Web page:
The game is structured into island territories, each divided into episodic missions. Overall the goal is to locate and rescue the Shine Sprites, the star-like beings who help direct the sun’s rays down onto the island world. Each has been captured by the sludge and its monsters and by finishing an episode of the game, you’ll rescue one Shine Sprite. The island begins in partial darkness, and as you rescue the stars, the darkness begins to retreat and new elements of the game begin to appear. A set of graffiti portals will lead you to other territories in the game, each offering a different feel and a different style of challenges. There’s a harbour, for instance that is caged in with a system of fencing which Mario has to monkey-climb (complete with monkey noises) his way through. There’s a theme park filled with roller coasters and water rides, each with their own challenge. The sludge itself is different, ranging from taffy-like brown goo to black tar, to rainbow paint, to simple sludge floating on the surface of a lake. You can never, never guess what’s waiting for you next and because of that it’s wild trip of pleasure and wonder.
The episodes themselves each offer up a different style of challenge. It could be something as simple as tracking down a set of red coins, or something as difficult as cleaning up a sludge network complete with a complex boss monster. Some of the episodes will lead you to hidden levels, surreal and shifting planes of floating blocks and bizarre traps. Your FLUDD is taken away from you during these trials and it takes good ol’ fashioned eye-hand coordination to overcome them.
Side quests abound, to entertain you between episodes, including scripted events where Princess Peach is, yes, again and again kidnapped and Mario is sent to rescue her. There are fires to put out, fruit to gather, mini-games to try your luck at, and a certain green dinosaur to unlock (who as it turns out can’t stand water). As with all Mario games, there are times in which the gameplay becomes incredibly hard, and as in the past there are ways to skip past the tougher levels. Scattered all throughout the game are blue coins, and it’s with these that players having a tough time can buy their way past the harder levels.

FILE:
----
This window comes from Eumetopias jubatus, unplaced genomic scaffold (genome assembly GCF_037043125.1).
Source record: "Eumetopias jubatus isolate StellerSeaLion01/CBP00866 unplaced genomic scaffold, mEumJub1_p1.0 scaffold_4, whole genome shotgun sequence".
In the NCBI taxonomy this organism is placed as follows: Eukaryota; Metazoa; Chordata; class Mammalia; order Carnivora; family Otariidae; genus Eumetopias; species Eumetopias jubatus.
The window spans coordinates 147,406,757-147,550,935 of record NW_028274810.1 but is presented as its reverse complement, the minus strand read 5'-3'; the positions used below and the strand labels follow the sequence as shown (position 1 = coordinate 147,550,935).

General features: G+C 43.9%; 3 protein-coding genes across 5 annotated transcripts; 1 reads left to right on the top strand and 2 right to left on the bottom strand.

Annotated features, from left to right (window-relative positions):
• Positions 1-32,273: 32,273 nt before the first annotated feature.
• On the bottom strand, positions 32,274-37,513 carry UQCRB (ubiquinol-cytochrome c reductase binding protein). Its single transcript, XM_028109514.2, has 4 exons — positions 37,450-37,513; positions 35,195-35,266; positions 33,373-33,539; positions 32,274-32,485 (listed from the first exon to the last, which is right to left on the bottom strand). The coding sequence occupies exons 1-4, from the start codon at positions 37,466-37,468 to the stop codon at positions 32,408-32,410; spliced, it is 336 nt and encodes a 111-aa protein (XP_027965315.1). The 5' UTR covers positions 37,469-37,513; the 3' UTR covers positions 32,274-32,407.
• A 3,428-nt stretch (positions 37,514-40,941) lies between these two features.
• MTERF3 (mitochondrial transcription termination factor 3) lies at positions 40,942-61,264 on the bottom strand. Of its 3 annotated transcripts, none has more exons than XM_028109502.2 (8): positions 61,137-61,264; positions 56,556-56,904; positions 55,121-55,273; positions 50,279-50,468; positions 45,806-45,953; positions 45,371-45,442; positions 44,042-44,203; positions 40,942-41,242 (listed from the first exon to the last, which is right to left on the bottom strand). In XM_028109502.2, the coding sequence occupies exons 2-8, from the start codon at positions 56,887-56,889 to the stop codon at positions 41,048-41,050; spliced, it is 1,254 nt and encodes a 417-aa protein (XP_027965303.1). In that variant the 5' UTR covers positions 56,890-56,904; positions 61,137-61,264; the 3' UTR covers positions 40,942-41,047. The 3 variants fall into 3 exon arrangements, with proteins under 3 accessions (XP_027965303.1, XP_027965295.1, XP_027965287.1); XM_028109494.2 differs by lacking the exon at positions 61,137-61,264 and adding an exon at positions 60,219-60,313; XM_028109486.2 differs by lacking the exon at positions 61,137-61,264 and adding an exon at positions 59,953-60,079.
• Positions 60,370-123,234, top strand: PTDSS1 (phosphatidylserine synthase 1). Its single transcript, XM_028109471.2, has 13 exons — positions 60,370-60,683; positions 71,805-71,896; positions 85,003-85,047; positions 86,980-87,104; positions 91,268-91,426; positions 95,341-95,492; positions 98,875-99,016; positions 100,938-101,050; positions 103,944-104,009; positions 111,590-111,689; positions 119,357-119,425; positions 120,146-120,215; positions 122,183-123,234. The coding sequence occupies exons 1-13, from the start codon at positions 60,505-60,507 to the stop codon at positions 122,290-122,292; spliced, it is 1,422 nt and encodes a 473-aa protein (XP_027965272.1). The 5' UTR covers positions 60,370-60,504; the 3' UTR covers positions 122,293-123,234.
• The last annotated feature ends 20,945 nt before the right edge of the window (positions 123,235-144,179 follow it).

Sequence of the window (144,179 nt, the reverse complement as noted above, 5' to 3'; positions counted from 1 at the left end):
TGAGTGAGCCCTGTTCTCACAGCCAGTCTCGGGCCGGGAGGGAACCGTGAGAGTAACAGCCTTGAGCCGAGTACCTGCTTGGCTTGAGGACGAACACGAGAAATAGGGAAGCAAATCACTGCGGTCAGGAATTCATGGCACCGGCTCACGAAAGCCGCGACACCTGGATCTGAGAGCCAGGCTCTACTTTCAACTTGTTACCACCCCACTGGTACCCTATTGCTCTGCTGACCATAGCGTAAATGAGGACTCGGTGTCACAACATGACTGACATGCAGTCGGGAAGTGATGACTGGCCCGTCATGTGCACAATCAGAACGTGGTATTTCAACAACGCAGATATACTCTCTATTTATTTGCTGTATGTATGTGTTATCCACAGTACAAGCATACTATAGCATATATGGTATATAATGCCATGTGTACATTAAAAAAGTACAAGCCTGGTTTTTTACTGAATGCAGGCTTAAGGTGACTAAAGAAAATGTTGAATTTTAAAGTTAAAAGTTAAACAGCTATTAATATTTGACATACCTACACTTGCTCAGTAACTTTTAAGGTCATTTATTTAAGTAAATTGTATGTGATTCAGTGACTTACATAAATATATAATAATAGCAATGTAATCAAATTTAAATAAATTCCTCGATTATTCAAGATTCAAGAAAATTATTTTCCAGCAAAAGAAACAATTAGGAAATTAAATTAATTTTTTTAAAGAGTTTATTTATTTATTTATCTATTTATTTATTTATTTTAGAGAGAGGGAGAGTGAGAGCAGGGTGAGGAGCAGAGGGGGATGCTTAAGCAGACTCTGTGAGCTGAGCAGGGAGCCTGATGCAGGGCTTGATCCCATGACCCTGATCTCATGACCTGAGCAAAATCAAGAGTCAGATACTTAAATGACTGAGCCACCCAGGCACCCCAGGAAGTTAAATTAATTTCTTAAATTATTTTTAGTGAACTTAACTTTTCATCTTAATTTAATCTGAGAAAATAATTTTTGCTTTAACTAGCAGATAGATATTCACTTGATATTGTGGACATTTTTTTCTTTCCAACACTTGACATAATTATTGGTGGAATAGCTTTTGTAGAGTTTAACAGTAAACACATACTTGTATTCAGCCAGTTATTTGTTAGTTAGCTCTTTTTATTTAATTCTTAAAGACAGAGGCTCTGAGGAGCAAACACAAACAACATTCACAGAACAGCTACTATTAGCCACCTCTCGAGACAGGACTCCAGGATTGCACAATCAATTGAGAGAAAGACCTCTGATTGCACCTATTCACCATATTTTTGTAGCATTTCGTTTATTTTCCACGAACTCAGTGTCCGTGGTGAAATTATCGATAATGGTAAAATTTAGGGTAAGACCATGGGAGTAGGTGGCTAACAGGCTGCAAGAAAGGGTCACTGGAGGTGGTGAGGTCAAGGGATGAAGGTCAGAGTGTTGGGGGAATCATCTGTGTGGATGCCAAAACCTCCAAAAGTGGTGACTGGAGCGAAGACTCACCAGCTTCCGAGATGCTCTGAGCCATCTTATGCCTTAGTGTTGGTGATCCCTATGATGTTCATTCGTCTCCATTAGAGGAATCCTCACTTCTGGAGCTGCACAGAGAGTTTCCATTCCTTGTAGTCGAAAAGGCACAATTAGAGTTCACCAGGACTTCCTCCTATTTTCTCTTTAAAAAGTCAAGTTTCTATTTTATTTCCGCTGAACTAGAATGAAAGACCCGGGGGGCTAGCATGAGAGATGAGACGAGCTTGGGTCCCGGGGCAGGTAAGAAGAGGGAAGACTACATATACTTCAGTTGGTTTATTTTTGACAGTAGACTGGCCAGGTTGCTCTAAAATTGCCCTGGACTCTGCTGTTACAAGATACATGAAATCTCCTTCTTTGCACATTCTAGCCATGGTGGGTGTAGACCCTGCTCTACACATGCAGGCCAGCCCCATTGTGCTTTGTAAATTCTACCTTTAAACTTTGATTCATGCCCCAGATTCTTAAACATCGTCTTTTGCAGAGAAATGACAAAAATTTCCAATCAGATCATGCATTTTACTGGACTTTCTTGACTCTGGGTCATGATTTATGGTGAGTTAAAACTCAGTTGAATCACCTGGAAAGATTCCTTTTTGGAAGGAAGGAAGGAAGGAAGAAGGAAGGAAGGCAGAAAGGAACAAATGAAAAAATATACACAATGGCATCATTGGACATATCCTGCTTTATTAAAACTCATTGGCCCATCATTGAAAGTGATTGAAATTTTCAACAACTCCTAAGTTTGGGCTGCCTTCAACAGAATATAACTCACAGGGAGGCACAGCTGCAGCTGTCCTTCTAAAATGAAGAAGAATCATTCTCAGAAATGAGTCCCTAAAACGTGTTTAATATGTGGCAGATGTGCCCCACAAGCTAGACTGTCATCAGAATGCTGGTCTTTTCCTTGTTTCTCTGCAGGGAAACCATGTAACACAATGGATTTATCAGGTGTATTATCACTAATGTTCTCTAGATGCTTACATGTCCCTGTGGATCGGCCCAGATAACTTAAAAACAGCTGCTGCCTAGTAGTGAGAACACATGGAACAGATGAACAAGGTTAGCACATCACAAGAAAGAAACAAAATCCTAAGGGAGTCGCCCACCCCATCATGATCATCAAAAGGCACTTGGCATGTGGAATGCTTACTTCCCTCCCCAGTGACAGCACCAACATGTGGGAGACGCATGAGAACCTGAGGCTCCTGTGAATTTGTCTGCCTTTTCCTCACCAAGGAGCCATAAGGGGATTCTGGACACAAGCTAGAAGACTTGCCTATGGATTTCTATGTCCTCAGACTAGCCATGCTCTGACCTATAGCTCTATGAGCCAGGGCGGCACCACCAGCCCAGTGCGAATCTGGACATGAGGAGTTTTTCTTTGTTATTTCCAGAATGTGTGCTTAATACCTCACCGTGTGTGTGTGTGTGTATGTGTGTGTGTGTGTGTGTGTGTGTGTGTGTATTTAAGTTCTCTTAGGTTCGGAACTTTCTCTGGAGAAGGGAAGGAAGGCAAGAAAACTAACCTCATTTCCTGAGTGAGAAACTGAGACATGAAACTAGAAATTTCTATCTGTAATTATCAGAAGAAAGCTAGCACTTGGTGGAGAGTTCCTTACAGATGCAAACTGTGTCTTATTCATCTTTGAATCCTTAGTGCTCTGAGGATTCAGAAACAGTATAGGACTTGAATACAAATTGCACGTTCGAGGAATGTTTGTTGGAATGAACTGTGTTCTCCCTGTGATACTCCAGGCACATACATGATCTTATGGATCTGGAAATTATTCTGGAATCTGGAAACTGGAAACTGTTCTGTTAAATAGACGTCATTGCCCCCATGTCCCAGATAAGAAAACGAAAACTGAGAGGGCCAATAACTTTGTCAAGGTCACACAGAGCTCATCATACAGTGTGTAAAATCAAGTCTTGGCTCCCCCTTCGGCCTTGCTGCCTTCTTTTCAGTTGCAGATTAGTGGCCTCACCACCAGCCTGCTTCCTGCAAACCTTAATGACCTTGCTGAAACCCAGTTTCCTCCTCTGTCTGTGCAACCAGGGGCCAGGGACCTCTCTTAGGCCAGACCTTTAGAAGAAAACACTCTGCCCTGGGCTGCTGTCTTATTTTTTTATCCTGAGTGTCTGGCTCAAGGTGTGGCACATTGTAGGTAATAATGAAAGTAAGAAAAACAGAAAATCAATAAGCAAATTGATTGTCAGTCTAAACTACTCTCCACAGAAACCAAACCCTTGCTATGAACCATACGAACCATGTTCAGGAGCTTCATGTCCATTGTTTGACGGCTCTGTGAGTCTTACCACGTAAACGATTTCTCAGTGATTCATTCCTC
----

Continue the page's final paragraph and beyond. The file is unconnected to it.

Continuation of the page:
Super Mario Sunshine is an exceptional game. It is a bigger achievement than the Mario games of the past. It’s not just a leap above what we’ve seen before, not just on the GameCube, but also on other games systems, it’s also a tremendous leap above the other platform games currently in development. I’ve had a chance to play the early builds of Star Fox Adventures, Blinx: The Time Sweeper, Sly Cooper, and Ratchet & Clank and none of those games, which are not even finished yet, can hope to come near the level of creativity, personality, and imagination that Nintendo has found through Super Mario Sunshine. It is that good of a game and anyone who calls themselves a gamer should experience it.